Glenn Hess said that what was being dumped was water from rinsing out the inside of the truck after it had carried drilling mud and that it was perfectly legal and safe when, as required, he followed it up by disking the “gray water” into the soil.
It’s the kind of thing that Lane and Fleming most feared when they and a large percentage of their neighbors and local officials set out to fight the Hess disposal well in 2006.
They heard about it shortly after Hess’ company bought the land. In the ensuing months, more than 140 local citizens – including firefighters, the school board, and county officials – weighed in to oppose the well. The Texas Department of Transportation, in response to citizens, noted concerns about the dangers of heavy truck traffic entering and leaving the site. More than 100 people made the trip to Austin in March 2007 to voice their opposition before hearing examiners. The town raised more than $5,000 for a legal fund. In July, hearing examiners recommended against the well, but that wasn’t the end of it. A few months later, the commission itself moved to reopen the hearing; the second time around, examiners changed their conclusions and recommended the permit be granted. In the next few months, two traffic accidents happened on the highway outside the well site.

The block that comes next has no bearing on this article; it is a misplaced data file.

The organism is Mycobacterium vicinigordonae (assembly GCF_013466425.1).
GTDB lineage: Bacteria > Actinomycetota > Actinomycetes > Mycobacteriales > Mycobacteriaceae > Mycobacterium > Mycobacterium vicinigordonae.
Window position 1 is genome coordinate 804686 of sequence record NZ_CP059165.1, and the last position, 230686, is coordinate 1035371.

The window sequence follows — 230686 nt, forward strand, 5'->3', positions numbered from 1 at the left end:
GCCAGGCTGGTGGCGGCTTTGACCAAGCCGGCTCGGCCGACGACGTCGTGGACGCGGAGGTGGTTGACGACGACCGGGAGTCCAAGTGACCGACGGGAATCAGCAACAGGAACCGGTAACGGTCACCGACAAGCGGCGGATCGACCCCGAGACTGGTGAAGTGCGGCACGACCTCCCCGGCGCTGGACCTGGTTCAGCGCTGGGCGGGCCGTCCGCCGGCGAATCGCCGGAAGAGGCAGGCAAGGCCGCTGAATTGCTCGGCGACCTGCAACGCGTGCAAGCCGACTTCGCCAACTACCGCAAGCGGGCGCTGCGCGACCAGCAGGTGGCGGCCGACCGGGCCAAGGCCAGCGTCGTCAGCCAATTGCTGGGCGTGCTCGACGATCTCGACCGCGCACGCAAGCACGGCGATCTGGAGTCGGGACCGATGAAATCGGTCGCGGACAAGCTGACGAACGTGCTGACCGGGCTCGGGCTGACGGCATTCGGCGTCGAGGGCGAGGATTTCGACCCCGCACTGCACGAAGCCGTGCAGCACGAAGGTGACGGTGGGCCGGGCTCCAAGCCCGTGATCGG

The Railroad Commission has no rules about how far a site must be from a residence or farm operations and maintains that it has no jurisdiction to inquire into whether a well might create dangerous conditions on nearby roads. Almost 80 percent of the permits are approved administratively, without hearings and without the commissioners themselves getting involved.
Two years ago, a case brought by property owners in Wise County who are worried about a proposed disposal well there resulted in a dramatic decision: A state appellate court ruled that the Railroad Commission is required to weigh the public interest in making decisions on gas well matters – and that the “public interest” can’t be defined only as the need for oil and gas production. The commission appealed the ruling, and the case is now before the Texas Supreme Court.
“This is a bad, bad, bad situation,” said Jim Popp, one of the key plaintiffs in the case and a zealous activist on gas well issues. “If they don’t do something” to change the way disposal wells and other gas drilling activity are regulated, he said, “we’re gonna have a hell of a problem with drinking water in Texas.”
In the Era case, in Wise County, in Panola County, and in Fort Worth, many citizens clearly feel that state regulatory agencies are not acting in the public interest and that health and safety issues are being ignored. Many of them use the word “jaded” – they no longer trust their governments on gas drilling issues.
“How do you fix an aquifer” if it becomes contaminated, asked Louis McBee. “What are we going to do, react after it happens?”
Not all the anger is directed at the industry or at regulators, however. People in the countryside are beginning to tire of folks in the city who are getting royalties and bonuses or, if not personal income, then the benefit of millions of dollars in taxes and gas well income paid to local governments – but who don’t want to see disposal wells in the city. In Panola County, the vast majority of the drilling waste put down the disposal wells comes from Louisiana, but Hudson said the local people see very little benefit coming to them from the industry.